Step #1: Using Candle Wax
If you suspect the buckle on your clogs are the cause of the clogs squeaking sound consider applying the wax from a candle also known as beeswax: a solid, yellow tinted, non-glyceride substance related to fats and oils. It is usually secreted by bees with a plastic consistency when warm. Candle wax melts at about 145°F, and is used in making candles, topical medicines, models, castings, ointments, etc., and used by bees in the construction of their honeycomb.
- Rub the inside of both buckles (and the surface under the buckle) with candle wax. You’re attempting to create a non-abrasive barrier in-between the two materials.
Step #2: Applying Liquid Silicon
Silicone combines various polymers which bring together silicon and oxygen. It contains properties that are determined by the organic groups attached to the silicon atoms including fluids, resinous and rubbery materials. It is extremely stable at high temperatures, as well as water-repellent. It is commonly used in glues, lubricants, oils and even in insulation, various beauty products, and of course, shoe repair.
- Using a spray silicon, point the nozzle of sprayer hole on, and around the squeaky area of the shoe and spray lightly and evenly. Allow the liquid silicone to dry thoroughly before wearing the shoes. Keep away from children and avoid breathing in any fumes by wearing a mask if necessary.
Step #3: Stopping Squeaks with Baby Powder
We all know baby powder works great for keeping our little ones dry and comfy, but do we know why it works so well? Learning a little bit about baby powder may talk you into keeping it in the bathroom cabinet long after they kids are grown. Baby powder contains astringent properties making it ideal for treating diaper rashes, using it deodorizer both home and body, shoe squeaks, and various other cosmetic uses.
Once you’ve determined the squeak is coming from the inside of your shoe, sprinkle a light layer of baby powder in that area. Most squeaks are caused by the fabric or metal on the shoe rubs against the leather. The baby powder’s astringent properties should remedy the problem.
Step #4: Using a Water-displacing Spray
Yes, it would be very easy to tell you to go out and buy a can of WD-40 but there is an alternative and, it contains natural ingredients. Just mix them together yourself and use everywhere a household lubricant is called for (including squeaky shoes):
- Easy DIY Method for mixing a water-displacing spray: Fill your 8-ounce spray bottle with three parts sunflower or olive oil to one part water. Shake and spray those squeaky shoes.
- Method #2: Mix together 90% vegetable oil with 10% acetone (acetone is the ingredient found in nail polish remover and some paint thinner. It is colorless and flammable and is the simplest ketone). This recipe was studied by a team at Drexel University in Philadelphia and was found to work as well or better in freeing rusted bolts. If you have other squeaky or rusted items in your home you’re going to love this mix. It will lubricate and stop squeaks in electric fans and keep them quiet and clean barbecue grills. Have a rust accumulation on those expensive tools in your garage? This is the spray that will prevent rust from going any further and remove it from your lawn mower blades.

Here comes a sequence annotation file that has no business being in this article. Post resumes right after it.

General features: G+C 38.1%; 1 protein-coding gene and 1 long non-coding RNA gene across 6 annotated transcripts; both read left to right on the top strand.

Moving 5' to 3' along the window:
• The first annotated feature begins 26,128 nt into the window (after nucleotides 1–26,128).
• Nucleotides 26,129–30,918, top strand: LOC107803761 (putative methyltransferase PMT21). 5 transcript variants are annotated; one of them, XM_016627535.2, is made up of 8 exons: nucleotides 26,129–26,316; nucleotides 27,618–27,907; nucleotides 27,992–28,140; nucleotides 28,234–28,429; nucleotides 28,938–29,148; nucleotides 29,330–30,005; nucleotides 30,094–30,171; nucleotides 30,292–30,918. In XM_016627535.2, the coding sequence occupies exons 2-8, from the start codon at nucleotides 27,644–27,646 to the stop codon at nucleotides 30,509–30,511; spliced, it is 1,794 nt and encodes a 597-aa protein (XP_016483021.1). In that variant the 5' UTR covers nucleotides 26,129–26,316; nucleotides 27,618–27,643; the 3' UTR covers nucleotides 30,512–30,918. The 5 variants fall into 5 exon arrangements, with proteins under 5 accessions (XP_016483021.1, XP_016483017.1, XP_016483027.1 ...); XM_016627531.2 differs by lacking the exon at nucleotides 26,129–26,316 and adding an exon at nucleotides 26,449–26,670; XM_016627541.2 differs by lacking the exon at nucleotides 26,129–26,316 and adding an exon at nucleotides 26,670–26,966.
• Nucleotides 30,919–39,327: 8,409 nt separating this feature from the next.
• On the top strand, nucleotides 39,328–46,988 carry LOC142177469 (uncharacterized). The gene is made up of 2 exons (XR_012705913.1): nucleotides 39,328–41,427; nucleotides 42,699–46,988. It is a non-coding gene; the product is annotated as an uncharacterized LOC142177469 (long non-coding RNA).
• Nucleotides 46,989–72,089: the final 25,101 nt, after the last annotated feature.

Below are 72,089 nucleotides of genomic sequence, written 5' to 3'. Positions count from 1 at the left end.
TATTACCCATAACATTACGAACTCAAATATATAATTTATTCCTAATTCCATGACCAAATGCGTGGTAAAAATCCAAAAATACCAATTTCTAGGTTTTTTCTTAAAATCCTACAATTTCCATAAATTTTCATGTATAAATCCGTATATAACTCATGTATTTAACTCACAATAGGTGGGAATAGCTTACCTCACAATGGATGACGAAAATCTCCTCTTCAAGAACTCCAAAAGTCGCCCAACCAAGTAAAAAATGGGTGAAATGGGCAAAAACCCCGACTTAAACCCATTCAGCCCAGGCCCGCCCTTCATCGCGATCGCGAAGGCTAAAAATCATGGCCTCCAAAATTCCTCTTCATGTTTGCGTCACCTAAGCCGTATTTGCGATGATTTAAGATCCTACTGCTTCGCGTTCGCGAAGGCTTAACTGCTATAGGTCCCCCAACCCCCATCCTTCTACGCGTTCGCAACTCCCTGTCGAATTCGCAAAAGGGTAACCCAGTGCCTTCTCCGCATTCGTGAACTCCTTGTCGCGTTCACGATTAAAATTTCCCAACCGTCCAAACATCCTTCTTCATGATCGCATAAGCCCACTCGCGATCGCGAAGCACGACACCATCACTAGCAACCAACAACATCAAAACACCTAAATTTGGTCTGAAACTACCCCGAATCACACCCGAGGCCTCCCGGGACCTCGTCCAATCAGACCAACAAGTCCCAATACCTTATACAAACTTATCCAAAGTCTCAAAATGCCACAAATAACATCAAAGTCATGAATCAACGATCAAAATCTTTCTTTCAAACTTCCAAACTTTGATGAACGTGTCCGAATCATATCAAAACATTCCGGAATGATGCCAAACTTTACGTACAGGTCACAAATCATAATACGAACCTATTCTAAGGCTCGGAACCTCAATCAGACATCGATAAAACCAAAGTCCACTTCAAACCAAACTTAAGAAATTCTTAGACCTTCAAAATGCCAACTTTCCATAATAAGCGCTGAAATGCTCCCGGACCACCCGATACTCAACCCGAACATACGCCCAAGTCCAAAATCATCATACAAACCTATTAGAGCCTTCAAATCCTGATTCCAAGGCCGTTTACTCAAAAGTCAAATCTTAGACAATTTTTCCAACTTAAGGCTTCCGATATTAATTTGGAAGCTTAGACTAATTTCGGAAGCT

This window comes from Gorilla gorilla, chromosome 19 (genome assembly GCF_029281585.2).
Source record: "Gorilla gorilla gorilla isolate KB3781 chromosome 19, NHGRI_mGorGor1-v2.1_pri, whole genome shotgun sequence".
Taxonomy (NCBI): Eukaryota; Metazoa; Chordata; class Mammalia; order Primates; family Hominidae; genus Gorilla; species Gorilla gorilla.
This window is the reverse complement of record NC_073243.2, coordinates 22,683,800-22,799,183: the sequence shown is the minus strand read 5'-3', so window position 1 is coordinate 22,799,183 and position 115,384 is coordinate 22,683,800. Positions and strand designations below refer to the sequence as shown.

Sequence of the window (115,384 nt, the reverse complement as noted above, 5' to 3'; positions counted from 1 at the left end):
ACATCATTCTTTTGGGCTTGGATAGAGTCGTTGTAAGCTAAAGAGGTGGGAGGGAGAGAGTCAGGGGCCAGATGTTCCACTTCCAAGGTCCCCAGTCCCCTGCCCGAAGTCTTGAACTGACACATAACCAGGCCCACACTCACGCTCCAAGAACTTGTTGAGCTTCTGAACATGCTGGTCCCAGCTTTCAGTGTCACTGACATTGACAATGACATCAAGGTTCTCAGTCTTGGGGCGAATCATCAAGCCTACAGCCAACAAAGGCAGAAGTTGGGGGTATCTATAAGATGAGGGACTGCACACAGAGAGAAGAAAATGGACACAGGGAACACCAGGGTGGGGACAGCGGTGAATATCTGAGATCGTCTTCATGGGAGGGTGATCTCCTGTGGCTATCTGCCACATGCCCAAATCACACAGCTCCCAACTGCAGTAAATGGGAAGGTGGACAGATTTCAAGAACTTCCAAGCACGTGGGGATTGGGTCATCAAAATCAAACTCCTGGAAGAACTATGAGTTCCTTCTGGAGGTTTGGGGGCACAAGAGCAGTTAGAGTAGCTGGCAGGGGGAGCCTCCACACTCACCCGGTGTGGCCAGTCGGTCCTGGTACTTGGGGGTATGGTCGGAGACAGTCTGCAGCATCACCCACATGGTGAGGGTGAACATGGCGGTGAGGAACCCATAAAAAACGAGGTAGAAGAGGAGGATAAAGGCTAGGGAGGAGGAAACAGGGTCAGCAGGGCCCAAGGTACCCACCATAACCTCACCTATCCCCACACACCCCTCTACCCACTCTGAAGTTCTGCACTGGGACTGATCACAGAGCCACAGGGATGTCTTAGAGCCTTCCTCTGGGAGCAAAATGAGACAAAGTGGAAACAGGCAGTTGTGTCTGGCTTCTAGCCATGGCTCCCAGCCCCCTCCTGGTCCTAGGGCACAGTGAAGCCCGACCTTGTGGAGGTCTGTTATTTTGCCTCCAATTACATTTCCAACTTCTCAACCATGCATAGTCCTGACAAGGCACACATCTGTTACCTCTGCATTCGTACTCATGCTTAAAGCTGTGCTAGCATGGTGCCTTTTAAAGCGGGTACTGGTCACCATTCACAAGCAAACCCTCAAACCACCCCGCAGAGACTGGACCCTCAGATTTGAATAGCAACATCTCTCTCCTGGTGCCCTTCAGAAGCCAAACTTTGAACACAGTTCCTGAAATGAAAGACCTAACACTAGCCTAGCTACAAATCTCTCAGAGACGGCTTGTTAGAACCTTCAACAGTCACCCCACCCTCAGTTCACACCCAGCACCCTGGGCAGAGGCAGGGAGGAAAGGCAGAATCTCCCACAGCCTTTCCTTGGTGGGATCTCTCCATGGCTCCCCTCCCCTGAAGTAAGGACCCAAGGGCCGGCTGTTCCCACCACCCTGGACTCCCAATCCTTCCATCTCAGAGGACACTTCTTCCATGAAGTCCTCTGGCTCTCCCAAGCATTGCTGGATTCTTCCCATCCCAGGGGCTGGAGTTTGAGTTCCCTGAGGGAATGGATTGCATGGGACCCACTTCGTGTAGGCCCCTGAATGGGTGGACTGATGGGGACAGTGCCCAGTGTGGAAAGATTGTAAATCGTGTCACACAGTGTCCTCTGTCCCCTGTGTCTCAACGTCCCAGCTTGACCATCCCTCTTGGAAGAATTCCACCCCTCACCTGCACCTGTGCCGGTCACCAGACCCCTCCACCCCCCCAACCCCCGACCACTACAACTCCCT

Step #5: The Old Rubber Cement Trick
Rubber cement is an adhesive consisting mainly of a dispersion of vulcanized rubber in an organic solvent which is most often applied to glue materials together. If your shoes squeak, try this method and see how it works for you:
- Apply a thin coating of rubber cement to your shoe heels. This will form a protective layer between the floor and shoe which should quiet the squeaky sound the shoes are making. Before wearing shoes, make sure the rubber cement has completely dried.
Talk about multi-tasking! There is scarcely anything recommended for the squeaky shoe problem that can’t be used to fix something else. All it takes is a few minutes of your time and you can have products available to help you with cleaning shower doors, keeping baby’s dry and most everything glued back together. Hope you have fun and feel good about using fewer chemicals while saving a few extra bucks.
Diagnose and Treat Boots that Squeak
Does More Leather Equal More Squeaks?
Stopping your boots from squeaking is not so different from treating shoes that squeak. What you need to consider is the environment you’re wearing the boots in. Boots are often exposed to extremely wet areas causing them to squeak when air or moisture gets trapped between the soles and insoles. As a result of these two pieces of material rubbing together, you end up with squeaky boots. Initially, when trying to stop your boots from squeaking you will:
- If you’ve determined that the problem is coming from excessive moisture, dry out your boots by removing the insoles and sprinkling baby powder inside.
- If the boot has air trapped inside, try some Vaseline or leather conditioner (something greasy) to the inside of the boot and under each insole to reduce friction.